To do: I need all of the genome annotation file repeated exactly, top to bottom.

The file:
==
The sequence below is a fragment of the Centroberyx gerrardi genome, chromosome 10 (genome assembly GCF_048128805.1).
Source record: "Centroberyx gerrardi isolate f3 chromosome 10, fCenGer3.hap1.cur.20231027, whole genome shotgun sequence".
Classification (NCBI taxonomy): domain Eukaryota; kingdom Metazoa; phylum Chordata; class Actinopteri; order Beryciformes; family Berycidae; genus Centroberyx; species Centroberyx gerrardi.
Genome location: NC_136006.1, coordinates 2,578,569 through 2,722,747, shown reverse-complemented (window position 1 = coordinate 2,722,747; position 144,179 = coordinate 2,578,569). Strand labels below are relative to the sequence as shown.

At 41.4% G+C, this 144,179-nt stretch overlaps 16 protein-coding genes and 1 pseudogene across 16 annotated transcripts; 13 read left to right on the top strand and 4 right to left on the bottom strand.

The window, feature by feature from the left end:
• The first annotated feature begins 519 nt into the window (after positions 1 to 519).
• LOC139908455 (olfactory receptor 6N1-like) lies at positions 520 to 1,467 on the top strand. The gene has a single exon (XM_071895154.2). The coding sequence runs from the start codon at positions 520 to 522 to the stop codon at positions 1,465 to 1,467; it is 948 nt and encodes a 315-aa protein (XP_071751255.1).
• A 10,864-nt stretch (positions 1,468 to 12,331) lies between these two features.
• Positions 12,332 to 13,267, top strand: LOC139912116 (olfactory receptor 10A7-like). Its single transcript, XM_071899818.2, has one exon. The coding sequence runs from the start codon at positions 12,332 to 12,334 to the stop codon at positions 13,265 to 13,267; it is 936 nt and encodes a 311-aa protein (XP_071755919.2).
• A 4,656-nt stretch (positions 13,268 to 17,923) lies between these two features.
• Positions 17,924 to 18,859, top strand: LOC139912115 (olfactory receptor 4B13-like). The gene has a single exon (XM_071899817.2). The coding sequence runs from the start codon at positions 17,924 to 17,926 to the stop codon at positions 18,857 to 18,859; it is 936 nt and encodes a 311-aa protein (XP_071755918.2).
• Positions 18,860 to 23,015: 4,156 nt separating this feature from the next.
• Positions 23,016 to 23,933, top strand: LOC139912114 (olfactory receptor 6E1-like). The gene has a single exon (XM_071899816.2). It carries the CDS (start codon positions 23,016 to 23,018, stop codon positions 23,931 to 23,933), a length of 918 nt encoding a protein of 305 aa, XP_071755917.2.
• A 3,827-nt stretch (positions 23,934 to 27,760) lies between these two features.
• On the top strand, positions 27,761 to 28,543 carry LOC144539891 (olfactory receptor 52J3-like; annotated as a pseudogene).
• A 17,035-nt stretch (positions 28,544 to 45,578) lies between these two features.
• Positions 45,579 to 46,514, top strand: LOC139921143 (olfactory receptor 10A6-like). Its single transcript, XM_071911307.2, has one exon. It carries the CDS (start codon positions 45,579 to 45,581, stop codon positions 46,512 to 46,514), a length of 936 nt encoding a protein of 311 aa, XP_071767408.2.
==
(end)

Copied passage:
The sequence below is a fragment of the Centroberyx gerrardi genome, chromosome 10 (genome assembly GCF_048128805.1).
Source record: "Centroberyx gerrardi isolate f3 chromosome 10, fCenGer3.hap1.cur.20231027, whole genome shotgun sequence".
Classification (NCBI taxonomy): domain Eukaryota; kingdom Metazoa; phylum Chordata; class Actinopteri; order Beryciformes; family Berycidae; genus Centroberyx; species Centroberyx gerrardi.
Genome location: NC_136006.1, coordinates 2,578,569 through 2,722,747, shown reverse-complemented (window position 1 = coordinate 2,722,747; position 144,179 = coordinate 2,578,569). Strand labels below are relative to the sequence as shown.

At 41.4% G+C, this 144,179-nt stretch overlaps 16 protein-coding genes and 1 pseudogene across 16 annotated transcripts; 13 read left to right on the top strand and 4 right to left on the bottom strand.

The window, feature by feature from the left end:
• The first annotated feature begins 519 nt into the window (after positions 1 to 519).
• LOC139908455 (olfactory receptor 6N1-like) lies at positions 520 to 1,467 on the top strand. The gene has a single exon (XM_071895154.2). The coding sequence runs from the start codon at positions 520 to 522 to the stop codon at positions 1,465 to 1,467; it is 948 nt and encodes a 315-aa protein (XP_071751255.1).
• A 10,864-nt stretch (positions 1,468 to 12,331) lies between these two features.
• Positions 12,332 to 13,267, top strand: LOC139912116 (olfactory receptor 10A7-like). Its single transcript, XM_071899818.2, has one exon. The coding sequence runs from the start codon at positions 12,332 to 12,334 to the stop codon at positions 13,265 to 13,267; it is 936 nt and encodes a 311-aa protein (XP_071755919.2).
• A 4,656-nt stretch (positions 13,268 to 17,923) lies between these two features.
• Positions 17,924 to 18,859, top strand: LOC139912115 (olfactory receptor 4B13-like). The gene has a single exon (XM_071899817.2). The coding sequence runs from the start codon at positions 17,924 to 17,926 to the stop codon at positions 18,857 to 18,859; it is 936 nt and encodes a 311-aa protein (XP_071755918.2).
• Positions 18,860 to 23,015: 4,156 nt separating this feature from the next.
• Positions 23,016 to 23,933, top strand: LOC139912114 (olfactory receptor 6E1-like). The gene has a single exon (XM_071899816.2). It carries the CDS (start codon positions 23,016 to 23,018, stop codon positions 23,931 to 23,933), a length of 918 nt encoding a protein of 305 aa, XP_071755917.2.
• A 3,827-nt stretch (positions 23,934 to 27,760) lies between these two features.
• On the top strand, positions 27,761 to 28,543 carry LOC144539891 (olfactory receptor 52J3-like; annotated as a pseudogene).
• A 17,035-nt stretch (positions 28,544 to 45,578) lies between these two features.
• Positions 45,579 to 46,514, top strand: LOC139921143 (olfactory receptor 10A6-like). Its single transcript, XM_071911307.2, has one exon. It carries the CDS (start codon positions 45,579 to 45,581, stop codon positions 46,512 to 46,514), a length of 936 nt encoding a protein of 311 aa, XP_071767408.2.